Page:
- Seeds: Seeds are small and black, and easy to remove from the flesh. Seeds are not typically eaten, but they can be saved and used for planting in future seasons.
- Growth: 75-80 days to reach maturity. Determinate.
- Dessert King
An open-pollinated heirloom watermelon with gorgeous yellow to orange flesh. Believed to have originated in the desert regions of the Middle East. These watermelons are prized for their ability to withstand high temperatures and drought.
- Size: Large fruits averaging 10-30 lbs (4.5-14 kg).
- Flavor: Very sweet and juicy; dense and firm flesh perfect for slicing or serving as a summer snack.
- Seeds: A large number of seeds, which can be eaten or saved for planting.
- Growth: 75-85 days to reach maturity. Indeterminate.
With its bright crystal-yellow and juicy flesh, the Felicity F1 hybrid watermelon is a summertime favorite. This hybrid is known for its high sugar content, few seeds, and firm flesh, making it ideal for slicing and eating.
- Size: Small to medium fruits averaging 10-15 lbs (4.5-7 kg).
- Flavor: Very sweet and juicy with high sugar content. The flesh is dense and firm.
- Seeds: Few seeds. Edible.
- Growth: 82-95 days to reach maturity.
- Gold in Gold
Winner of the “All-America Selections Edible-Vegetable” in 2017 for their flavor, these disease-resistant hybrid yellow watermelons were developed by the Asia Seed Company in Korea.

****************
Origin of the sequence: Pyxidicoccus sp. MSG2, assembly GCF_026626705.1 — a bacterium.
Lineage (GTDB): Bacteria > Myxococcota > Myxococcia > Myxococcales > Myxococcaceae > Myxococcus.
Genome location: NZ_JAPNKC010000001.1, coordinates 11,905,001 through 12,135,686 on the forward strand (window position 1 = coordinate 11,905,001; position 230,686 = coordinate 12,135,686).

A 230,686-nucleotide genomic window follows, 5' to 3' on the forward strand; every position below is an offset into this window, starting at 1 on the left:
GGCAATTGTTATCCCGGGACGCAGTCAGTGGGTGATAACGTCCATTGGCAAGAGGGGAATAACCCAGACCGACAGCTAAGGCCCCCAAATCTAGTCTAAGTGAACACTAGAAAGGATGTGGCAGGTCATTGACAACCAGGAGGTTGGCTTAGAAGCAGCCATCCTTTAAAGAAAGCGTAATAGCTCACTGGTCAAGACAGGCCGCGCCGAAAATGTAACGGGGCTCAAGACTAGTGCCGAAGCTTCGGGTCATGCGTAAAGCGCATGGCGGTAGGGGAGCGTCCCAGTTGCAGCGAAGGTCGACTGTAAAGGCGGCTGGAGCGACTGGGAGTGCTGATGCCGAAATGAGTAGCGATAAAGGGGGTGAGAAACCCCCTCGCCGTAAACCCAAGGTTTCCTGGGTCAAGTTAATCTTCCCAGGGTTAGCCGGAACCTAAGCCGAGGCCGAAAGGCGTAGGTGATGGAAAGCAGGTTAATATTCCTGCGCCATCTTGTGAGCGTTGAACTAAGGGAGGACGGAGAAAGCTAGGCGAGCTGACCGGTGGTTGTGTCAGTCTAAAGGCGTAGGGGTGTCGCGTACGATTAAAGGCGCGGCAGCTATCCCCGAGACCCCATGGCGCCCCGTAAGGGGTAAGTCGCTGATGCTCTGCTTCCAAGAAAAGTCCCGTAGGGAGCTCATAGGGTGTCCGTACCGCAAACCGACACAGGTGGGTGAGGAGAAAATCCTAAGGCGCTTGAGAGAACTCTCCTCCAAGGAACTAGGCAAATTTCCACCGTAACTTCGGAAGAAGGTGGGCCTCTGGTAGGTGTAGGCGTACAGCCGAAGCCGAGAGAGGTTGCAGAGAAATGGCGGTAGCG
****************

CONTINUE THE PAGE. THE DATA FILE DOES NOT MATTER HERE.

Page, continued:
These large melons were named for their golden-striped skin and gold-hued flesh. Which are high in sugars and nutrition.
- Size: Medium oblong 11-16 pounds (5-7.5 kg) fruits with strong rinds that resist cracking or bursting.
- Flavor: Very sweet and juicy yellow-orange flesh with a crisp texture.
- Seeds: Edible seeds.
- Growth: 80-85 days to reach maturity.
- Mountain Sweet Yellow
Developed from the popular red-fleshed “Mountain Sweet” variety which originated in Appalachia in the mid-1800s. This deep yellow-fleshed and heirloom watermelon oozes with water and sweetness.
The rinds are dark green with light green stripes, and the flesh is extra firm. With a deep yellow flesh and edible black seeds.
- Size: Oblong fruits 20-35 lbs. (9-16 kg) in size.
- Flavor: Very high water and sugar content.
- Seeds: Edible black seeds.
- Growth: 95-100 days to reach maturity. Indeterminate.
Yellow Watermelon vs Red Watermelon
The main difference between red and yellow watermelons is the fact that red watermelons contain more lycopene. The plant carotenoid compound which gives tomatoes, red watermelons, and other fruits their red color.
Yellow-fleshed watermelons derive their yellow color from neoxanthin. A carotenoid derived from beta-carotene, the same compound which gives carrots their orange colors. 
Yellow watermelon plants also tend to ripen earlier and grow more compact. With thinner vines and smaller leaves, than red watermelons.
 Alejandro Perez Escobar, O., & C. Snell. (2022, September 2). A bitter mystery: Sequencing the world’s oldest plant genome. Royal Botanic Gardens Kew. Retrieved December 11, 2022, from https://www.kew.org/read-and-watch/oldest-plant-genome-watermelon.
 Zhao, W., Lv, P., & Gu, H. (2013). Studies on carotenoids in watermelon flesh. Agricultural Sciences, 04(07), 13–20. https://doi.org/10.4236/as.2013.47a003.